Doug Engelbart, Human Systems, Tribes, and Collective Wisdom

Sunday, December 9 was the 50th anniversary of Doug Engelbart’s The Mother of All Demos. There was a symposium in his honor at The Computer History Museum and much media and Twitter activity throughout.

Among the many things said and written that caught my eye that weekend was a Twitter exchange between Greg Lloyd and Mark Szpakowski. Greg tweeted a quote from this Los Angeles Review of Books article:

“At the very heart of Engelbart’s vision was a recognition of the fact that it is ultimately humans who have to evolve, who have to change, not technology.”

Mark responded:

And yet 99% of the Engelbart tribe work has been on the techie Tool System. http://www.dougengelbart.org/firsts/human-system.html … used to say “coming soon”; now it has disappeared. Time to join up with recent progress on Social Technologies for Complex Adaptive Anticipatory Human Systems?

I agree with Mark, with one caveat: It depends on how you define the “Engelbart tribe.” Let’s explore this caveat first.

Tribes and Movements

There are many folks specializing in process design (what Doug would have categorized as “Human Systems”) who consider Doug a mentor or, at worst, an inspiration. I’m one of them, although I didn’t start (exclusively) from this place when I started working with him in 2000.

Three others in this group have been direct mentors to me: Jeff Conklin, who spent a good amount of time with Doug, and Gail and Matt Taylor, who didn’t, but who knew of him and his work. David Sibbet, the graphic facilitation pioneer, came across Doug’s work in 1972 and worked some with Geoff Ball, who was on Doug’s SRI team doing research on facilitating groups with a shared display. Those four people alone make for an impressive, accomplished, world-changing group.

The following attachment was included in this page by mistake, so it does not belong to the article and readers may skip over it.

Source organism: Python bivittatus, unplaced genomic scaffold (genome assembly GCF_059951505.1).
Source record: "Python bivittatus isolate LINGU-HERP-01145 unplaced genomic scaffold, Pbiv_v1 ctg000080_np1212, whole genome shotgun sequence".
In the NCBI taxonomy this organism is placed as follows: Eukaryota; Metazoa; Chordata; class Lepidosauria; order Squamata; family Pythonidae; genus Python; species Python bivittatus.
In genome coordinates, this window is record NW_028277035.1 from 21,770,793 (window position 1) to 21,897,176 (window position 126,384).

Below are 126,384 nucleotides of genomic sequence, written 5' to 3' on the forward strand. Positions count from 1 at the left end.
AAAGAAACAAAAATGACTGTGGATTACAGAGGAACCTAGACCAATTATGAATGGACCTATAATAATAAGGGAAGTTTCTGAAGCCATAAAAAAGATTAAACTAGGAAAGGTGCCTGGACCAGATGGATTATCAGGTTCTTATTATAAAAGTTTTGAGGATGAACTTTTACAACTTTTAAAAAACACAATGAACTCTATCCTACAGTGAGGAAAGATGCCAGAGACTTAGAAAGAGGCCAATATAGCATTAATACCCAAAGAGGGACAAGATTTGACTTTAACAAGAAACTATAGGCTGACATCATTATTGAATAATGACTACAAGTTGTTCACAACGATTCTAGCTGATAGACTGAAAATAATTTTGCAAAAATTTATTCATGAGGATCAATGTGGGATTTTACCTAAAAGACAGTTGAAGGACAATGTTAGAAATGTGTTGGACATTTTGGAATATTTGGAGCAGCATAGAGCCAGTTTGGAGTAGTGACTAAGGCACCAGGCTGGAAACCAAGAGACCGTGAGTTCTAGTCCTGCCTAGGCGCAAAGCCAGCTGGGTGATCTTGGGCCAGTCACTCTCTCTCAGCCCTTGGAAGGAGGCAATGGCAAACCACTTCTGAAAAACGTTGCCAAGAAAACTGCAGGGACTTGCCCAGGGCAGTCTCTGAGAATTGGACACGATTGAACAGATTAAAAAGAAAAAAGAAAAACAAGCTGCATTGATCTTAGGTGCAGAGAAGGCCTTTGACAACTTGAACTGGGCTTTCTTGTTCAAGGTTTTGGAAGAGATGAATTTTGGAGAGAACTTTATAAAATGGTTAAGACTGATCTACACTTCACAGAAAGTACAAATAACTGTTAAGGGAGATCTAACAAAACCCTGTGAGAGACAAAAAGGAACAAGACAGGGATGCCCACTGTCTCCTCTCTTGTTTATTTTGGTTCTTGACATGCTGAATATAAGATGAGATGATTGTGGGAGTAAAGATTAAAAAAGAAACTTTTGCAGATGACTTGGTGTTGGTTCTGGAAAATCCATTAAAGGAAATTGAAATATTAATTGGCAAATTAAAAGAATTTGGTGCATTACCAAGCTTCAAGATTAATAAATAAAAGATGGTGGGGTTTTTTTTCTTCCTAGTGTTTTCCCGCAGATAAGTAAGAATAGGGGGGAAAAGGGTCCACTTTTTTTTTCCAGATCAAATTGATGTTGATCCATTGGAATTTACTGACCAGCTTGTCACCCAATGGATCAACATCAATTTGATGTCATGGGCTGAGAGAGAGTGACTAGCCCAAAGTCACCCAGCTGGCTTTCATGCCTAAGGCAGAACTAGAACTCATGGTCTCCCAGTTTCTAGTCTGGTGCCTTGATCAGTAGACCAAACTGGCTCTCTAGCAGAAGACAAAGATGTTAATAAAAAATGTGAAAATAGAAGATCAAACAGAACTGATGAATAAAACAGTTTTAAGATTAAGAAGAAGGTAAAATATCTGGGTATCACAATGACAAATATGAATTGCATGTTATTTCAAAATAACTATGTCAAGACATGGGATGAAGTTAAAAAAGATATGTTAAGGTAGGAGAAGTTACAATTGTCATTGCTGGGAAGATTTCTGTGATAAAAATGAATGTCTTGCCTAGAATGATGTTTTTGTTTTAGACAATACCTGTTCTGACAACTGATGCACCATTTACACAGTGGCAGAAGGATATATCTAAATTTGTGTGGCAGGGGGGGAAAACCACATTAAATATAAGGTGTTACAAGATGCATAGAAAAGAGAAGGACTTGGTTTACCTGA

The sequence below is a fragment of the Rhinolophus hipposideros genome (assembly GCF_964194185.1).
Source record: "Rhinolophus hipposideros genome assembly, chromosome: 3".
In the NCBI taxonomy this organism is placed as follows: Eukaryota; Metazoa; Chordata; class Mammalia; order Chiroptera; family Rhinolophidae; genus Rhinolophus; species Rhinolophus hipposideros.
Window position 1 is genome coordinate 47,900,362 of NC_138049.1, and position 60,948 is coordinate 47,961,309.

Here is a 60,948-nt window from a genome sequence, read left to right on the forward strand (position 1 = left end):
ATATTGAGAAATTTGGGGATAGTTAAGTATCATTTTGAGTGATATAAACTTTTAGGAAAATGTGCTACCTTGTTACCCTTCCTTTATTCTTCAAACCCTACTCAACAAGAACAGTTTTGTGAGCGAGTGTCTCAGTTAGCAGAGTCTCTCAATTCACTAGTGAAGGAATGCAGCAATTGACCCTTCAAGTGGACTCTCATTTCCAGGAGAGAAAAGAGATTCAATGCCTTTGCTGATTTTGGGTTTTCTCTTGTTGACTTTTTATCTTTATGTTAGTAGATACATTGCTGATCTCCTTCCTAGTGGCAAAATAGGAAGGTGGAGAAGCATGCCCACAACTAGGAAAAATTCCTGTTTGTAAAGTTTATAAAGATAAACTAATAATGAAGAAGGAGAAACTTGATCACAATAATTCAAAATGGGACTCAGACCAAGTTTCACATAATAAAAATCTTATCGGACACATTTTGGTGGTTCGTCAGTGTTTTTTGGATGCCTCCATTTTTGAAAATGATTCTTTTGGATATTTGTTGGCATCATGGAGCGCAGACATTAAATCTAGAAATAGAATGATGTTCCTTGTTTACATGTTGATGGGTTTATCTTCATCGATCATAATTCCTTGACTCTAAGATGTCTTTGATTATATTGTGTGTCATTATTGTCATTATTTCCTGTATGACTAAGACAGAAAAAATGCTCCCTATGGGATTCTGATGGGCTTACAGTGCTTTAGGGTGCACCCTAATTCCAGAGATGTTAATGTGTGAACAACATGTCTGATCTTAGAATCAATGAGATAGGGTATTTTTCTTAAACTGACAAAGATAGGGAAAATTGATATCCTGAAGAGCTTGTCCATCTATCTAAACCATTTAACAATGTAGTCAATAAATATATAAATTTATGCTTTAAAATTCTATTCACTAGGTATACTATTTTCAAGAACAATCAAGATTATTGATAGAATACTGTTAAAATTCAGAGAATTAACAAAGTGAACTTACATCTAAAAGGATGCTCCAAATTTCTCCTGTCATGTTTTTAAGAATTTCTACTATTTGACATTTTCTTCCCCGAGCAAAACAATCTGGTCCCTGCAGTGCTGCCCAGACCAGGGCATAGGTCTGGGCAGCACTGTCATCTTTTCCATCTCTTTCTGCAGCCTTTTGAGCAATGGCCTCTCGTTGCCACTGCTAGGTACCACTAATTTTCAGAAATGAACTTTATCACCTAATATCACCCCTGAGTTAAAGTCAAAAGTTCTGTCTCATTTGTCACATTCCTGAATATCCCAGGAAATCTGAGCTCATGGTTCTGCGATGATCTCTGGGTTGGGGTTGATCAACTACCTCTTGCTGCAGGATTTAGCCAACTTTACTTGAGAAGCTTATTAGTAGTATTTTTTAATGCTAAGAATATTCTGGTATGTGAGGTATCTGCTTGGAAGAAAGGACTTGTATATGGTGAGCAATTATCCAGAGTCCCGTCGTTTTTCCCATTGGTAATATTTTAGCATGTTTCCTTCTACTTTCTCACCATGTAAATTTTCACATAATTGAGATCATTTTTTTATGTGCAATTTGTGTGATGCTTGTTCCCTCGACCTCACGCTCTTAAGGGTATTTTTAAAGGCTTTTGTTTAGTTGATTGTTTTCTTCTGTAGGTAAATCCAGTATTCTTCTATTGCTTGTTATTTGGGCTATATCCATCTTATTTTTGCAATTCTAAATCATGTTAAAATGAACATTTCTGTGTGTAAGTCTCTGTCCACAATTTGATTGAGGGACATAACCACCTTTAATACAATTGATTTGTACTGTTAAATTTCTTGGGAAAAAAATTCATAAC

There are also many, many more folks doing important work in human systems who aren’t familiar with Doug’s work at all or who don’t identify with him for whatever reason. Doug himself thought that lots of what was happening in both open source software development communities and in the Agile Movement were highly relevant, although he had nothing to do with either. At the Symposium celebrating Doug, Christina Engelbart, Doug’s daughter and the keeper of his intellectual legacy, connected the Lean movement to her dad’s work and invited Brant Cooper, the author of The Lean Entrepreneur, to speak.

An effective movement is an inclusive one. What matters more: Seeing Doug’s vision through, or establishing tribal boundaries? If the former, then it’s important to acknowledge and embrace the work of those who may not have the same heroes or conceptual frames of reference.

I don’t think many of us who loved Doug and were inspired by his vision have been very good at this, and unfortunately, our tribalism has extended to technologists too. After the Symposium, I had drinks with my friend, James Cham, who is a long-time fan of Doug’s, but who wasn’t lucky enough to spend much time with him. James told me that Dylan Field (co-founder of Figma Design) was inspired by Doug and that he had hosted his own celebration of the Demo that same Sunday that 300 people attended. Amjad Masad (founder of Repl.it, a tool that Doug would have loved) gave a thoughtful toast about Doug’s work there.